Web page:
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Lecture 6

RE321 Lecture 6: RE321 Lesson 6 Gandhi's Social-Economic Thought Sarvodaya and the Constructive Program An Introduction

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Wilfrid Laurier University
Religion & Culture
Alexander Damm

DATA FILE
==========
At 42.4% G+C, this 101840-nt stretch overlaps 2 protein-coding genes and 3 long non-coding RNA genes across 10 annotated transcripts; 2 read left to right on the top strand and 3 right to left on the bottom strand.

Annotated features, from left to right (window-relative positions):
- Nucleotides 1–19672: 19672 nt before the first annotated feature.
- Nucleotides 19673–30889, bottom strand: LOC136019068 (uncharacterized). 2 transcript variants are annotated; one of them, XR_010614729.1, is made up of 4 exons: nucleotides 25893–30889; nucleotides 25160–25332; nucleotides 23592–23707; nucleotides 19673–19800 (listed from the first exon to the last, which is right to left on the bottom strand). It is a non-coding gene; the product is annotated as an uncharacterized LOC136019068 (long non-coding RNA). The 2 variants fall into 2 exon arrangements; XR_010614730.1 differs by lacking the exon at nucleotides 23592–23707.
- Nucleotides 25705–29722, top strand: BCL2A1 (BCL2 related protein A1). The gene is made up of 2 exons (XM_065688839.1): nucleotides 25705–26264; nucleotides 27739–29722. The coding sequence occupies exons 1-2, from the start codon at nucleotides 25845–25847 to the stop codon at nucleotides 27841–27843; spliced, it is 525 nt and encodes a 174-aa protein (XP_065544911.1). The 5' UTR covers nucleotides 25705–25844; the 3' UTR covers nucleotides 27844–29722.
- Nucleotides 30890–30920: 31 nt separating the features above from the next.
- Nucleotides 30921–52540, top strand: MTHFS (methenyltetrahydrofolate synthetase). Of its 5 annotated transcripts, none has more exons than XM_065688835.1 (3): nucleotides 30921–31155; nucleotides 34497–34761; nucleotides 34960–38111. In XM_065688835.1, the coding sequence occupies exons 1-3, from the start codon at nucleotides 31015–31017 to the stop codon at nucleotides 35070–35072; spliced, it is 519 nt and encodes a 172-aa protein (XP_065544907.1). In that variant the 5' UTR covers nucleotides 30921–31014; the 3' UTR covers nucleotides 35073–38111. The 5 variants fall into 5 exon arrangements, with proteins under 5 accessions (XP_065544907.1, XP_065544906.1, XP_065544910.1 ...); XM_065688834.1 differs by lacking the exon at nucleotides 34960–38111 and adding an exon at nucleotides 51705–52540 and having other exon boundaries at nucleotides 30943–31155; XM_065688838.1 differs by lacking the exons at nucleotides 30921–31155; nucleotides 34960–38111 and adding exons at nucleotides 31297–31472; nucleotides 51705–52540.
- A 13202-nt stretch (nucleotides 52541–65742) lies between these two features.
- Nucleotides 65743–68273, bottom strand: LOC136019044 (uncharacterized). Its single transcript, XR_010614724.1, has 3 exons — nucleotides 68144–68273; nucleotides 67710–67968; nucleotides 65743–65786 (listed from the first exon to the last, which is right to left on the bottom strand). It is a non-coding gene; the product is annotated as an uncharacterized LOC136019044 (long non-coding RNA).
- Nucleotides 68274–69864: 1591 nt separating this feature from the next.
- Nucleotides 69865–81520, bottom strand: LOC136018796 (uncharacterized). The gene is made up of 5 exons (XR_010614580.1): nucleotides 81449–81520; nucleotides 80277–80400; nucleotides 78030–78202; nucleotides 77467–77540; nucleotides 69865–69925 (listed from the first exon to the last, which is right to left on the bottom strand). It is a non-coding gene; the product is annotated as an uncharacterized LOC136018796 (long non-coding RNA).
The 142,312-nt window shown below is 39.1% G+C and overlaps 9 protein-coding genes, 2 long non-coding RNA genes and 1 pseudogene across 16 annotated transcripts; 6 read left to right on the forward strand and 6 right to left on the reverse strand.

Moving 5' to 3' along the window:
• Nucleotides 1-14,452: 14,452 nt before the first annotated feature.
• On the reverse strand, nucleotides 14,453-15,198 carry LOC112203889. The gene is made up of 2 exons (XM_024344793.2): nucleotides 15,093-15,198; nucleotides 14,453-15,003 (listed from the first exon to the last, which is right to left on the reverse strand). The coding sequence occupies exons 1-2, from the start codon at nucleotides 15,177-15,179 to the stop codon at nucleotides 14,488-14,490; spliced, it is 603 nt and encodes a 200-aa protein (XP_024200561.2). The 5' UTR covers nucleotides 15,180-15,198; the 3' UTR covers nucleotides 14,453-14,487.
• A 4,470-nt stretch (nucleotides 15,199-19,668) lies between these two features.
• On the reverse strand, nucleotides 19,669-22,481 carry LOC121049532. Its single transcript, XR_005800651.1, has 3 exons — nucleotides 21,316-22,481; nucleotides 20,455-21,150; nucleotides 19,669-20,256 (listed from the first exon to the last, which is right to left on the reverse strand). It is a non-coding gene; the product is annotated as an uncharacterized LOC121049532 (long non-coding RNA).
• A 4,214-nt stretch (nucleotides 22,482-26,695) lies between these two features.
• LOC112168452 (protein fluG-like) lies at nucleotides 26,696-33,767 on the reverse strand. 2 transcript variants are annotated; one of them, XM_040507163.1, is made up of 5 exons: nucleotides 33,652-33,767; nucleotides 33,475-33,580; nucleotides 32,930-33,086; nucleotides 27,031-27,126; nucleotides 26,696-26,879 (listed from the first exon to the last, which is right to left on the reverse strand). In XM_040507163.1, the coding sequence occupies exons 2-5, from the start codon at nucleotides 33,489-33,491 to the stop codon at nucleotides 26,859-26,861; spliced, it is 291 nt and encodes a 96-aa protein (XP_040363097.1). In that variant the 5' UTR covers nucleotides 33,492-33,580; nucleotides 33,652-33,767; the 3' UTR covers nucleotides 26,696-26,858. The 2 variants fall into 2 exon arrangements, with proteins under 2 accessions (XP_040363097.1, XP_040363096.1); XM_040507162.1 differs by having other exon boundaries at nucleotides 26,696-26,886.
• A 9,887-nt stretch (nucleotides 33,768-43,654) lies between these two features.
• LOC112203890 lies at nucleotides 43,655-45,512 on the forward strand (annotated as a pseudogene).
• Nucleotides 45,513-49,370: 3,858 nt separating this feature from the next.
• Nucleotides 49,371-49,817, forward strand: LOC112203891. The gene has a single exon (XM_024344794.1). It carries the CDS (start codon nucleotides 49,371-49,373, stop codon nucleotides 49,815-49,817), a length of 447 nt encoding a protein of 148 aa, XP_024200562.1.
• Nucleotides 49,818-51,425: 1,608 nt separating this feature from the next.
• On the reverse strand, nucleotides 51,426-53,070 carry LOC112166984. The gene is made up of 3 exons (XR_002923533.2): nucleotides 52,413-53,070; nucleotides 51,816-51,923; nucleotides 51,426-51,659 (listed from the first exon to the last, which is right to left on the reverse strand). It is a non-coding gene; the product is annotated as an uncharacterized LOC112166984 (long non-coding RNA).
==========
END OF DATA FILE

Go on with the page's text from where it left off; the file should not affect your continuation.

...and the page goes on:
RE321 Lesson 6: Gandhis SocialEconomic Thought: Sarvodaya and the Constructive Program. An Introduction Putting Sarvodaya in Context Close, organic connection among Gandhis principles of swaraj, satyagraha, and sarvodaya they form a whole Gandhi defines swaraj as a way of a traditional civilization or traditional society o The crux of which is nonviolence or Truth o Also known as the way of life of a nonviolent society Methods to attain swaraj are: 1. To protest modernity and oppression using satyagraha 2. A socialeconomic principle called sarvodaya or the welfare of all o A means to swaraj Gandhi came to this principle early in life, in South Africa o He was pushed towards it and pulled towards it Pushed towards sarvodaya Since his arrival in South Africa (1893), Gandhi felt that one of the unfortunate rules of life in modern civilization, certainly for the majority of blacks and Indians, was social and economic exploitation o Socially, colonial governments tended to privilege white subjects and weaken the rights and selfesteem of nonwhite subjects In South Africa, this discrimination appeared in laws such as the Asiatic Law Amendment Act (the Black Act) of 1906 o Economically, colonial governments tried to disadvantage blacks and Indians through these laws Moreover, modern civilizations fascination with mechanized, largescaled industry meant that it exploited economically most of its people, namely the poor classes, whose work afforded them hardly any financial security but afforded enormous profits to a small upper class This exploitation frustrated Gandhi and pushed him to consider whether a more equitable society was possible Pull towards sarvodaya In the midst of this frustration came the pull In 1906, the year of the Black Act, Gandhi happened to read a book by British author John Ruskin entitled Unto This Last o Critique of modern, industrial civilization with which Gandhi could identify o Ruskin also proposed that societies could reform themselves to promote the social and economic welfare of all Here, Gandhi felt that he had discovered a solution to the exploitative character of modern society o As he put it, this book was impossible to lay aside. I discovered some of the deepest reflection in itI determined to change my life in accordance with the ideals of the book. He went on the publish an abbreviated paraphrase of Ruskins book in his native Gujarati, so that more Indians could read it o He titled his paraphrase Sarvodaya: The Welfare of All
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